Michigan vs. Wisconsin: A Reprise

Michigan vs. Wisconsin: A Reprise

Michigan never expected to lose to Wisconsin when they traveled to Madison back in early February, but Ben Brust of the Badgers had other plans. The sharp shooting junior hit a 40-footer at the buzzer to send the game into overtime, and another three-pointer to beat the Wolverines 65-62. After a dominating win over Penn State in the opening round of the Big Ten Tournament, Michigan entered Chicago’s United Center on March 15 eager for redemption against the Wisconsin Badgers, who are currently ranked 22 in the nation.

Starting for the Maize and Blue were Trey Burke, Tim Hardaway Jr., Nik Stauskas, Glenn Robinson III and Jordan Morgan. The Wisconsin starters were Ben Brust, Jared Berggren, Ryan Evans, Traevon Jackson and Mike Bruesewitz. The first couple of plays were sloppy and lethargic by the University of Michigan. Berggren blocked shot attempts by both Stauskas and Burke. Evans got Wisconsin on the board with a two-pointer, but this would be Wisconsin’s only lead of the first half. Morgan was a non-factor and got benched after three minutes of play after racking up two personal fouls and two turnovers.

When McGary checked into the game to replace Morgan, Michigan gained momentum. His defense helped to contain Berggren, a 6’6” Badger with a dangerous outside shot as well as a solid inside game. McGary was also able to set effective screens for Burke. Along with McGary, Hardaway Jr. came on strong. Most impressive was his alley-oop, assisted by Burke.

Wisconsin suffered two five minute droughts in the first half. The first, caused by a travel called on Evans paired with several misses from behind the arc from the flaming redhead, Bruesewitz. The Badgers’ second dry spell came when freshman Sam Dekker turned the ball over and then was blocked by Hardaway Jr.

To close out the first half, Wisconsin ran out the clock and drained a three-pointer to cut their deficit to three points.

Although Michigan maintained a lead throughout the first half, they allowed Wisconsin to control the tempo of play. Stauskas and Robinson III were unable to convert on their trips to the charity stripe. Burke was not his usual dominant scoring self; he turned the ball over more than usual, but stayed involved by feeding the ball to Hardaway Jr. and Stauskas.

Wisconsin committed two fouls early in the first half. Stauskas, who had botched his trip to the line in the first half, went 2-2, as did Hardaway Jr. The Badgers then let loose. Brust got a deep three, followed by Berggren who had two deuces in the paint to put the Badgers ahead 26-24. Robinson III headed to the line with a chance to tie the game up. He missed both shots and would be 0-4 for the game.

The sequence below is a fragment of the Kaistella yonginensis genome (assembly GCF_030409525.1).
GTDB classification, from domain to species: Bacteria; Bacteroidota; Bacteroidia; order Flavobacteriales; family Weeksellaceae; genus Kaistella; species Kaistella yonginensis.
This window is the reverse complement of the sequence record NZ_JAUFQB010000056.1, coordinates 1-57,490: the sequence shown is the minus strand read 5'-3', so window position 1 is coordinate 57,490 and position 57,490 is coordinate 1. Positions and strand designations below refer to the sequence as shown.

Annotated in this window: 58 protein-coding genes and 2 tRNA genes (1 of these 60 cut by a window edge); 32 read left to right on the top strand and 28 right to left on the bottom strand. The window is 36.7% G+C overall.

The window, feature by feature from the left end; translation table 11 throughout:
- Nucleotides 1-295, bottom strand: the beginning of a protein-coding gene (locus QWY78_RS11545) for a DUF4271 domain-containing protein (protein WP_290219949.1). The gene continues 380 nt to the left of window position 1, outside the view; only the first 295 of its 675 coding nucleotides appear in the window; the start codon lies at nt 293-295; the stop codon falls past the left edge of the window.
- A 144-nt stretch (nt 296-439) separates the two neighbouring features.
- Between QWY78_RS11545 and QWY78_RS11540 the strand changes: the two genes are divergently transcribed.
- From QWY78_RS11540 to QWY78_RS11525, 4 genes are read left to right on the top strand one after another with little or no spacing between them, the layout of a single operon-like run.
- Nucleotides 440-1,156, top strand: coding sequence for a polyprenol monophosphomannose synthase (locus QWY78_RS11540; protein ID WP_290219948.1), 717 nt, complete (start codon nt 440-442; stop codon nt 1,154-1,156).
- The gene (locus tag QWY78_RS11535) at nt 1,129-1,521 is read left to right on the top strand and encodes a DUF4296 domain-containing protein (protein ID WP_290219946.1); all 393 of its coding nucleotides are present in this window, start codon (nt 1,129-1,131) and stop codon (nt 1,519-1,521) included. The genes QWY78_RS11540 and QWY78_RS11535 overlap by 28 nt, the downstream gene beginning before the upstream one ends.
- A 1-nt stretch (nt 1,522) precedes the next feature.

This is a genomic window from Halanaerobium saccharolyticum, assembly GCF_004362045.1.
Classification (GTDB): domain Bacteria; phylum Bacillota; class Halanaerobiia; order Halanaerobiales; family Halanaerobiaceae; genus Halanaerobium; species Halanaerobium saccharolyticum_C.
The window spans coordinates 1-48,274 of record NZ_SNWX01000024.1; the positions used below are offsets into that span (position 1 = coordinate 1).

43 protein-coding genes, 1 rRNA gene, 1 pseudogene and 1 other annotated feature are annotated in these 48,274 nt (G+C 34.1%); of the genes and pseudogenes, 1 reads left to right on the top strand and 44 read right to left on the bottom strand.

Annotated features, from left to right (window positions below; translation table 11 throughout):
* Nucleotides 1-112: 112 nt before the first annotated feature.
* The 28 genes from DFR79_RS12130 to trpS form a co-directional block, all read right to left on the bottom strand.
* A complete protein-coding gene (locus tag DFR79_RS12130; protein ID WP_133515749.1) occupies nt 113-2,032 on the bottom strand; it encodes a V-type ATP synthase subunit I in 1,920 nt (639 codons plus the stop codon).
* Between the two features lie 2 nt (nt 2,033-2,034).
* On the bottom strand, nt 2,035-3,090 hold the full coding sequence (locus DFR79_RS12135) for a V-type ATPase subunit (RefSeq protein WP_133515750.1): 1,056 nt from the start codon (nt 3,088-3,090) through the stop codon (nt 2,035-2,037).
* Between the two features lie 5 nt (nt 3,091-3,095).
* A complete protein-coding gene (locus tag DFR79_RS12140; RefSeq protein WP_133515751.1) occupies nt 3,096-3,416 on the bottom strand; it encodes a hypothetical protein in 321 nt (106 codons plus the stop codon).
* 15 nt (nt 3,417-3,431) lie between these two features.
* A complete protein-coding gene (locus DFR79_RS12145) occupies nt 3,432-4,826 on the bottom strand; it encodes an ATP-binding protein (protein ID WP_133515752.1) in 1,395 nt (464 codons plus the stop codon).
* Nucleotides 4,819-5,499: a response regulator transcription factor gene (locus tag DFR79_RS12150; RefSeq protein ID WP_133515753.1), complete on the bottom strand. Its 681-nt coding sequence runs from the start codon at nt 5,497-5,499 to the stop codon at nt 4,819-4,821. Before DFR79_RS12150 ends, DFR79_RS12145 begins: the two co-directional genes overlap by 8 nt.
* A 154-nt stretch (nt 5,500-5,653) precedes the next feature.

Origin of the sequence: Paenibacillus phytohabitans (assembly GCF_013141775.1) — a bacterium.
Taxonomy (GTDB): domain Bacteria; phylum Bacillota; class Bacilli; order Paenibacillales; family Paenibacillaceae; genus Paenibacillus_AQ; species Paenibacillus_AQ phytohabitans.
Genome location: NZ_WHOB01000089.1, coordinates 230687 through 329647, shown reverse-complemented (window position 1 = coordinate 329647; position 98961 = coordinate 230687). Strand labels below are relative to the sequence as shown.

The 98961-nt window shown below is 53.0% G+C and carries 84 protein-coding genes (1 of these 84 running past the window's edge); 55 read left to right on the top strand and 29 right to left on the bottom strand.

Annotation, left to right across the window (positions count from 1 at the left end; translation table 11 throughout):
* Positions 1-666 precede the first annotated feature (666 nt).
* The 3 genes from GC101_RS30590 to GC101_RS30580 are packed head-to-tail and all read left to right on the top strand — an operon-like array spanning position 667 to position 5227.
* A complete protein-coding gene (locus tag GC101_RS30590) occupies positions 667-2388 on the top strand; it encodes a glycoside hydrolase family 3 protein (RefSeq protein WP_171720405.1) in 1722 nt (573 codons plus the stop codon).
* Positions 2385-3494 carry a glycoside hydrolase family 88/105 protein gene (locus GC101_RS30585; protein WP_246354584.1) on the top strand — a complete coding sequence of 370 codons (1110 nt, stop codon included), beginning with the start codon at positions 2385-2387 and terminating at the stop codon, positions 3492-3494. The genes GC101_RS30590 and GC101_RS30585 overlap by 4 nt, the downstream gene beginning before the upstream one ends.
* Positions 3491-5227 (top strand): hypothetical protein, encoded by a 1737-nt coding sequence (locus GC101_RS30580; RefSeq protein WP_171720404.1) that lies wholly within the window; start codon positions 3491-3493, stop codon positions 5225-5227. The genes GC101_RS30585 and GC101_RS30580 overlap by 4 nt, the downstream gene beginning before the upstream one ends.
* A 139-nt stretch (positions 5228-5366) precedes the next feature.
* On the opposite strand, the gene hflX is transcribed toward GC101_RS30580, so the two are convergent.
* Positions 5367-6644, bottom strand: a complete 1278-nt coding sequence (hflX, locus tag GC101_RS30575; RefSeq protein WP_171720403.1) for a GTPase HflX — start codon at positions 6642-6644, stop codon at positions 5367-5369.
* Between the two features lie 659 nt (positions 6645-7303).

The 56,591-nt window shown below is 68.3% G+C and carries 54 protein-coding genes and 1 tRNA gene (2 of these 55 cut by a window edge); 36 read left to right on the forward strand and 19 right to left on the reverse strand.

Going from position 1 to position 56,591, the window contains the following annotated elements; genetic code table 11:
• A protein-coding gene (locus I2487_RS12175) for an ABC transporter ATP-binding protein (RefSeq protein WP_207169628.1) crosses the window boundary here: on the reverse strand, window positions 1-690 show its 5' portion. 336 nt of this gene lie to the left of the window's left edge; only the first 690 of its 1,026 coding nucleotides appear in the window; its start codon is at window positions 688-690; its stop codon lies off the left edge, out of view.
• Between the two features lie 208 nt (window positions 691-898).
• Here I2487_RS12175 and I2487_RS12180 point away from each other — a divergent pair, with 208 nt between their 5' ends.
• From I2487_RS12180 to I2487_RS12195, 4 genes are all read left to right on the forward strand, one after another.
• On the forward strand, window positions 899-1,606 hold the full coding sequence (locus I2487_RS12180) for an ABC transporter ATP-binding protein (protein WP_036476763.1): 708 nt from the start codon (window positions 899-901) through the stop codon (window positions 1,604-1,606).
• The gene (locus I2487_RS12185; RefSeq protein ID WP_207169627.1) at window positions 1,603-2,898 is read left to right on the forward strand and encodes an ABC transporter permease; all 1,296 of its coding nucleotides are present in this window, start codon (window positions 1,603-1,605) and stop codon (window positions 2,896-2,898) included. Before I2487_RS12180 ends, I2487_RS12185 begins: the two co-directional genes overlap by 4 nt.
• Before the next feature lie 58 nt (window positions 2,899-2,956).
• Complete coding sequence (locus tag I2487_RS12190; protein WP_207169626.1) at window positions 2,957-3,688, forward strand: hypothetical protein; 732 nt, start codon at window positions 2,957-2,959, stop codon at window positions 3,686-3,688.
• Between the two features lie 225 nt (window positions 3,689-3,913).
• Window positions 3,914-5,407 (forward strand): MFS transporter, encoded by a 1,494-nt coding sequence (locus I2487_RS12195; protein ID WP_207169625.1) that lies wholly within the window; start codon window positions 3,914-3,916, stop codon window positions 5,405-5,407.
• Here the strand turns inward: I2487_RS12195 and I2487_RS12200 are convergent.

The Wolverines imitated Wisconsin and were silent for nearly six minutes. McGary, who was a rebounding force throughout the game, put back his own shot to end Michigan’s lull. On Michigan’s next possession McGary drew a foul and went 1-2. Wisconsin lead 30-28.

Hardaway Jr. and Burke worked to get Michigan back on top, with Hardaway Jr. using his sharp shooting, and Burke using his athleticism to get to the hoop. Wisconsin would not be shaken. They spread the rock between Brust, Evans and Jackson to hold on to and extend their lead. A Michigan miss allowed Wisconsin to go a run. Two made free throws by Evans and a three, courtesy of Brust forced Michigan Head Coach, John Beilein, to call a timeout as his team trailed by eleven.

Coach Beilein decided to go with two big men, Morgan and McGary, in hopes of containing Berggren. Wisconsin fouled McGary as he attempted an off balanced shot. He went 1-2 from the line. Burke got a steal and is fouled from behind on his breakaway. He made both. 56-48 Wisconsin. Wisconsin was unable to convert and Burke gets another Deuce forthe U of M, cutting Wisconsin’s lead to six.

Hardaway Jr. draws an offensive foul, leaving Wisconsin with two unsuccessful trips into Wolverine territory. Burke misses a jumper but McGary is there to rebound and put it back from two more. Michigan cuts Wisconsin’s lead to two points, forcing Bo Ryan to call a timeout.

The Badgers collected themselves after the timeout. Sending Frank Kaminsky, a 6-11 forward to play alongside of Bruesewitz. Kaminsky got a deuce on his first possession. Spike Albrecht fouled Evans who made the first and missed the second. Stauskus missed a three pointer fed by Hardaway Jr and Albrecht fouled Bruesewitz. Bruesewitz and his floppy red afro made both free throws, 61-54 with just over a minute to play.

Burke rallied with a quick two-pointer, but Kaminsky answered and Michigan was still down seven. Burke missed a three-pointer. Jackson was fouled by Burke and made two foul shots. Evans was fouled and makes one. With under 30 seconds to play Wisconsin was up by ten, 66-56. Burke nailed a three-pointer in a desperate attempt to stop Michigan’s bleeding. Coach Beilein called his last time out to drum up a desperate game plan for the Wolverines. Jackson was fouled and made both of his free throws. Final: 68-59 Wisconsin.

Despite Michigan holding a lead the whole first half the Wolverines were not dominant enough offensively to put the Badgers away. Burke was quiet the first half, and Robinson III and Stauskas have both been plagued with the freshman slump. McGary played solid defense as did Hardaway Jr.. Morgan has been a disappointment all season due in part to an ankle injury, but primarily for his bad hands and lack of aggression on the defensive and offensive ends of the court. Michigan received a four seed for the NCAA Tournament and will be playing against South Dakota State on Thursday March 21 at 7:15. It should be an exciting matchup between Burke and the Jackrabbit’s Nate Wolters, as both are high efficiency point guards, ranked third and second respectively.